The Works of Joan McNerney 

Joan McNerney’s poetry has been included in numerous literary magazines such as Camel Saloon, CircleShow, Dinner with the Muse, Blueline, Missing of the Birds, and included in Bright Hills Press, Kind of A Hurricane Press and Poppy Road Review anthologies. She has been nominated three times for Best of the Net, Poet and Geek recognized her work as their best poem of 2013.  Four of her books have been published by fine small literary presses.


All Poems © Joan McNerney 


If only it had not rained

the sky black and wet as

we hurried across streets.

Perhaps had he worn a

light coat it would have

been easier to spot.

Maybe if the cab driver

were not so tired, if

headlights shone brighter.

How many hundreds of things

lead him to that corner.

For instance staying late

to check computer printouts.

The cab driver had felt like

going home at six but wanted

to make $100 that day.

Everything lead to the cab

slipping along 3rd Avenue.

Him in front of his office

and then lunging out to

avoid a puddle.

There was no one to blame

nothing to blame really

not the rain

or the dark coat

not the dim lights

nor the cab driver

who would remember this always

and sometimes blame himself.

It was part of a series

of events of time and place

leading to this conclusion.

An ambulance screamed

down the avenue. His eyes

wide open as he lay

facing the black night.

His time finished

eyes opened as if

staring at something

quite different now.

For A Friend Who Is Dying

Even though oceans

have been charted

mountaintops marked

there are no words

for your pain.

All the stratosphere

of heaven climbed yet

there is no course

through human sorrow.

Every muscle counted

and every bone but

no formula was written

for your grief.

In languages of

languages chromosomes

numbered named. What

can be said to your

sorrow, your pain?


Would you like to unwind

an afternoon at the lake?

Solar sparks spilling over us

in showers of golden sizzle.

Put on short shorts, skimpy tops,

stick our toes into oozy mud.

Breezes will shake treetops

while we listen to birdsongs.

Why not float on new grass

facing an Alice blue sky?

Read celestial comic strips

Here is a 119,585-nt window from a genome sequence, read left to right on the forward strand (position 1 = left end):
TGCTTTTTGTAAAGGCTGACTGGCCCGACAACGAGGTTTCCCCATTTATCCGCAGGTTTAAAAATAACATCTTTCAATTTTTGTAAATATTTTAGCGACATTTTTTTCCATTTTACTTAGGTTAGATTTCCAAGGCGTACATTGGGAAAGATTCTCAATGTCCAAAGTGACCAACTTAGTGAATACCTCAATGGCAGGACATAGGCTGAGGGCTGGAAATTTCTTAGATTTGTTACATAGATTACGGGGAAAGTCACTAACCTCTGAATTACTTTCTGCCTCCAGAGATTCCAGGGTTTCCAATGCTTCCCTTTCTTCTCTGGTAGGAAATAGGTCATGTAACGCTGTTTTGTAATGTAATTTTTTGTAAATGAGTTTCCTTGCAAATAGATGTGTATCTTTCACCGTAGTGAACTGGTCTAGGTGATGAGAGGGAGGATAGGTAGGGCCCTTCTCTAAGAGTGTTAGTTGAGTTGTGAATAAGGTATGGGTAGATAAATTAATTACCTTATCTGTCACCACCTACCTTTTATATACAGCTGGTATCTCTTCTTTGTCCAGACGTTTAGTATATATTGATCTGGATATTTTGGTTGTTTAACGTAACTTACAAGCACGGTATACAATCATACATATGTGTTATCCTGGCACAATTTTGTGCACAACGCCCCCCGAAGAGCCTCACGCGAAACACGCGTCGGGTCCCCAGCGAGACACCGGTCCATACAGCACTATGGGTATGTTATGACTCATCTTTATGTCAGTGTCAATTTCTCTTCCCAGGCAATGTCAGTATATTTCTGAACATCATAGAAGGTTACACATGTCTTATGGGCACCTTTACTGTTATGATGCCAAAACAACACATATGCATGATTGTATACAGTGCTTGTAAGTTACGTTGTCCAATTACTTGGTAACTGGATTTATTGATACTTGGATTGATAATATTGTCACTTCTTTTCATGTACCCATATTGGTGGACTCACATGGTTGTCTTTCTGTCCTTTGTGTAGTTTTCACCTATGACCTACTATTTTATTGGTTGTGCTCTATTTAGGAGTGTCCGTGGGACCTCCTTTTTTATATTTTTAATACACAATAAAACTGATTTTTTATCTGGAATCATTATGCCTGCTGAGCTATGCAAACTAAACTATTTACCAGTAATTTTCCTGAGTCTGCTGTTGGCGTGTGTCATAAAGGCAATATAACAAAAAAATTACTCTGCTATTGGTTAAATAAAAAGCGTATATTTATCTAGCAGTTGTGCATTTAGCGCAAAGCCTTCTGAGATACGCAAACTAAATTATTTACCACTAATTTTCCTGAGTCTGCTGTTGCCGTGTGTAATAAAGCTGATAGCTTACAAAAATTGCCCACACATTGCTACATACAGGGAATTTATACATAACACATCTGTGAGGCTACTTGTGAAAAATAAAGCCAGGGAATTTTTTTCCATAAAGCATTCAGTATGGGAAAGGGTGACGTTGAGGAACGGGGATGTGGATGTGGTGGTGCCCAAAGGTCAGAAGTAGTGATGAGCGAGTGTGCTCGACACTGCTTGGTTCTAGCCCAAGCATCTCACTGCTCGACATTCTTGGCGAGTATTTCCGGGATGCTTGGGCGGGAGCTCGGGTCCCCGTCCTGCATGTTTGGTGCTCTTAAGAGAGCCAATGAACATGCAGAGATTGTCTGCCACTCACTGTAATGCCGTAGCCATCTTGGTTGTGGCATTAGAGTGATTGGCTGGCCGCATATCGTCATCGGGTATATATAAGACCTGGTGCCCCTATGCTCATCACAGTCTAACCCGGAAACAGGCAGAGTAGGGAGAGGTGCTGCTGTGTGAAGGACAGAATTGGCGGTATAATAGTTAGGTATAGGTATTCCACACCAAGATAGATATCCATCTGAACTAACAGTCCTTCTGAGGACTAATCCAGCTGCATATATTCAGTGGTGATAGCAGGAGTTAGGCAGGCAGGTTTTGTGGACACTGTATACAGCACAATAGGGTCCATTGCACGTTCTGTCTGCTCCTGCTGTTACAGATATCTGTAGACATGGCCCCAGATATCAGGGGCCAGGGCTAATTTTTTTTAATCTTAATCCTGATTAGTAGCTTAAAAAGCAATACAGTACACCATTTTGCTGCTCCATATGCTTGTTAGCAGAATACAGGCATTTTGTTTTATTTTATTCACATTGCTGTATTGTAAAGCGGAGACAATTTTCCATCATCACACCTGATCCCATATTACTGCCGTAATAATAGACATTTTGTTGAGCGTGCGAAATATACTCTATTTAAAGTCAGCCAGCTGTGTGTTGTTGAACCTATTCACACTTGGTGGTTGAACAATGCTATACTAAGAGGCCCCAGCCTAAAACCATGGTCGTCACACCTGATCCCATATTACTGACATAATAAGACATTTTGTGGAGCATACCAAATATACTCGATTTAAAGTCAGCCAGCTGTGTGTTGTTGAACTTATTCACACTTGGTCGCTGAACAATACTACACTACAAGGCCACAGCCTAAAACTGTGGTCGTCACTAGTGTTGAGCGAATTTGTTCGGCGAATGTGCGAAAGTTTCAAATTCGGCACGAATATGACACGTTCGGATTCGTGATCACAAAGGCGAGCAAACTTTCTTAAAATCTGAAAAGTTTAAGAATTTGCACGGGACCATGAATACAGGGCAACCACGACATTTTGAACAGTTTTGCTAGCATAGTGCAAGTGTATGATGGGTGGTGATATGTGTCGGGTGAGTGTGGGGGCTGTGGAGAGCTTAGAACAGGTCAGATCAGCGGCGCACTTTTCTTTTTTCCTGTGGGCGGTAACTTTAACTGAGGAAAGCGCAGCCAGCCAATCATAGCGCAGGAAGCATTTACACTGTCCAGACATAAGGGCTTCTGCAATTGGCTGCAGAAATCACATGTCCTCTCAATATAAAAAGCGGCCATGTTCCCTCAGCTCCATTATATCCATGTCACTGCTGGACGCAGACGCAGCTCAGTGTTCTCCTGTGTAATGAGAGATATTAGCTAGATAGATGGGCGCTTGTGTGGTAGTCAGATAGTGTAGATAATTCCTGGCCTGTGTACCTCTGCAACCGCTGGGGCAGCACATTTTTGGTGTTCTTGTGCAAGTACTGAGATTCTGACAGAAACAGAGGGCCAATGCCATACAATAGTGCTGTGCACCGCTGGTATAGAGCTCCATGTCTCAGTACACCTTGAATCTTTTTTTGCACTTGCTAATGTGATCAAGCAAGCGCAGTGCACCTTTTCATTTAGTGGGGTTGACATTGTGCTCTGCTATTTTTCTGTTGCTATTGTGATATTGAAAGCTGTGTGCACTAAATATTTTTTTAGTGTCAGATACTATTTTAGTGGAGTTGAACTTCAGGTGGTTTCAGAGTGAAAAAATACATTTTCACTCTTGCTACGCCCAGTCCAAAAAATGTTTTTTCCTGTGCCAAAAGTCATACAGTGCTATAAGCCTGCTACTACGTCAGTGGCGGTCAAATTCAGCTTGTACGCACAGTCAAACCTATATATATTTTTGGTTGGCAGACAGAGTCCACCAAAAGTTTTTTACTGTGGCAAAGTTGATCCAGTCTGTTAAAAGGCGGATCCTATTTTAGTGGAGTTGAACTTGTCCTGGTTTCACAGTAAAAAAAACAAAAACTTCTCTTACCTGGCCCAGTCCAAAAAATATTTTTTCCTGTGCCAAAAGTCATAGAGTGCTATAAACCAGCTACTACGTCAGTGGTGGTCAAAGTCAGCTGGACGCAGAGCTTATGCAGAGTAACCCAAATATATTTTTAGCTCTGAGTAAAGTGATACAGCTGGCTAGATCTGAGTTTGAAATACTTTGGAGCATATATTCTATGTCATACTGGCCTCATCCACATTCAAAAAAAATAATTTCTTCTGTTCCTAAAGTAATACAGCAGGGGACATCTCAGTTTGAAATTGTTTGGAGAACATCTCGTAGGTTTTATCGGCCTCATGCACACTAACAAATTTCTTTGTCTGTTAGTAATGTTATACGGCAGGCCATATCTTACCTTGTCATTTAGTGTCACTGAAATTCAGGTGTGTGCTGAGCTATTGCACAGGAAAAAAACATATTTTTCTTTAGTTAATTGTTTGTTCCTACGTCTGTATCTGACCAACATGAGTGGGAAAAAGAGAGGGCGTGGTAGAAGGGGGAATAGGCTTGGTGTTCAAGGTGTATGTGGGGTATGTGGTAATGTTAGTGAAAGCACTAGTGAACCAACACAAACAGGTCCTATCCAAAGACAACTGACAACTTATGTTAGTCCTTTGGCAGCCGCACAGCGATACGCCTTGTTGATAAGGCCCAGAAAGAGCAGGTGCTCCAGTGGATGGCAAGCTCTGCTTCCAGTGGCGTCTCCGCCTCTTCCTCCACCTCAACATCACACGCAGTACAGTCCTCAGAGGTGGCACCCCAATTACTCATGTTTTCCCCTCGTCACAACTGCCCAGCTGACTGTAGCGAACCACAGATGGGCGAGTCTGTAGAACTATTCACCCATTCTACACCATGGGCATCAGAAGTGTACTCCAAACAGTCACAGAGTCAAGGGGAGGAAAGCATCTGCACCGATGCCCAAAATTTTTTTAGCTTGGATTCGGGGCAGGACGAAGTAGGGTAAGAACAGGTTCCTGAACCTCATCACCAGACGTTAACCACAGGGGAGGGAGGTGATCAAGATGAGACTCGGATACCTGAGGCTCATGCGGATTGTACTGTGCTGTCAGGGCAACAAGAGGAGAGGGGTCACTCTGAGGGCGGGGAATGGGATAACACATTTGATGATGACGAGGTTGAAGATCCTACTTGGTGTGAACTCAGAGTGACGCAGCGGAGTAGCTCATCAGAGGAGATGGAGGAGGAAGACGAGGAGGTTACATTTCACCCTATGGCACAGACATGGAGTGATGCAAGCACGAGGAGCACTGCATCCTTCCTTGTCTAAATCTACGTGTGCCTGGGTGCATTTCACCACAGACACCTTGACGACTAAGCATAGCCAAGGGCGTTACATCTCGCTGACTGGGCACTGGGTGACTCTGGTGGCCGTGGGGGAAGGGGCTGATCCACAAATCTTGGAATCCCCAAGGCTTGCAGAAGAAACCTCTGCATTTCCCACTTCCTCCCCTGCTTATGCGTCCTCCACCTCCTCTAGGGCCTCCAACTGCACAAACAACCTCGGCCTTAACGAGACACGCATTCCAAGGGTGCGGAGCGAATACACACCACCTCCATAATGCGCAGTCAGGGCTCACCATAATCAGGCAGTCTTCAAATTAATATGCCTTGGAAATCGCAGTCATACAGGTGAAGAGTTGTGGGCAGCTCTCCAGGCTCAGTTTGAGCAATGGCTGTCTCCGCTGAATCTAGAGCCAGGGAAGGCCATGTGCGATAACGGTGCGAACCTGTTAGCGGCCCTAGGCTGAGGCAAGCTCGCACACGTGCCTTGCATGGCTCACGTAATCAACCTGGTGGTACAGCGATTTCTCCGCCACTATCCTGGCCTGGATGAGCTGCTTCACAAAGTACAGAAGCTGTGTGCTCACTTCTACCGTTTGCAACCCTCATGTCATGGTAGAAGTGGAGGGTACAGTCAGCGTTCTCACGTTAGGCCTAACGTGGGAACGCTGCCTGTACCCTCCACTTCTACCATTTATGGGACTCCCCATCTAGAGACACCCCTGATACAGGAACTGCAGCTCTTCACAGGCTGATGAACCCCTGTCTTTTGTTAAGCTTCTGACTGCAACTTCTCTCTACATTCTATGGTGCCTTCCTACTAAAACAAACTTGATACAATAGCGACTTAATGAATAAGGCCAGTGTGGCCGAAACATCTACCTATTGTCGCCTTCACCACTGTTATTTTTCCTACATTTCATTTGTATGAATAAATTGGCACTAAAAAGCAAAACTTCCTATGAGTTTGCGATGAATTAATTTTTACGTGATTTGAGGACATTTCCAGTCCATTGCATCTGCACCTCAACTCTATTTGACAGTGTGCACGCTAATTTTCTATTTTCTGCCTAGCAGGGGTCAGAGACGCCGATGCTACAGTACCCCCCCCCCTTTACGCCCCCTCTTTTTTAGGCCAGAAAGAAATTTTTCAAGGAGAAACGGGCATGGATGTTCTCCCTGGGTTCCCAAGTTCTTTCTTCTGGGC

from mounds of clouds.

We can count sunbeams,

chase yellow butterflies.

Devour bowls of cherries

painting our lips crimson.

This noontime is perfumed

with illions of wild flowers.

Let’s go away all

embraced by the goddess.



Ripples creep over our feet.

Should we stand shivering or

dive in?  Lose our footprints?


The sun is a giant beach ball.

See it splashing through

waves all red violet blue.


Weaving around this ocean

my legs encircle your waist.

You are so massive and wonderful.


Perhaps we can discover some

great canyons where stars

fell one billion years ago.


I see beams of light in

your hands touching their

cool luminosity now.




That was the name of a paint

can from J&M Hardware.


With sweat lingering on her

face, she colored her room.


Tinted now like insides of

ripe plums, like perfect grapes.


When the sizzling lemon sun

dropped from heaven...night

became moist and black.


Her fan whirled thick air

stained with cigarettes

coffee, turpentine, white wine.


She sank into her wicker couch

as fog horns trail the horizon.


Lotus screech relentlessly for water

always wanting more more more water.


Closing her eyes, remembering him

now tasting the feast of his smile.

SeaScape at Sunset


My mind is an ocean

where swimmers, surfers,

sun worshippers cavort.


Long salty hair

held between

their teeth.


wild flowered gowns

                         …streams of silk

                               waves of taffeta

                                splashy lace.


They sail through

my watery face

combing my eyes

whispering in my ears.


Alone, under a pointillist sky.

Gulls flying around me.

Black waters touched by

moon of vague prophecy.


The Subliminal Room

That weepy October

marigolds were so full.

I made an omelet with

them. Do you remember?

All November, leaves

mixed with rain, making

streets slippery. We

listened mostly to Chopin.

Leaves droop in September

too ripe and heavy for

trees. I was careful

not to slip, dreading

when leaves would grow

dry and crumble.

Some live all winter

through the next spring.

Chased by winds, they

huddle in corners,

reminding me of mice.

I confessed to you

how I loved Russian

poets and waited for

a silent revolution,

revealing my childhood

possessed by rosaries

and nuns chanting Ave,

Ave, Ave Maria. "Your

navel exudes the warmth

of 10,000 suns", you said.

We still live in this

subliminal room.

Jonah did not want to

leave the whale's stomach.

We continue trying to

decipher Chopin. Your

eyes are two bunches of

morning glories. Sometimes

the sky is so violet.

Will we ever live by the

sea, Michael, and eat

carrots? I do not want

my sight to fail. Hurry,

the dew is drying on the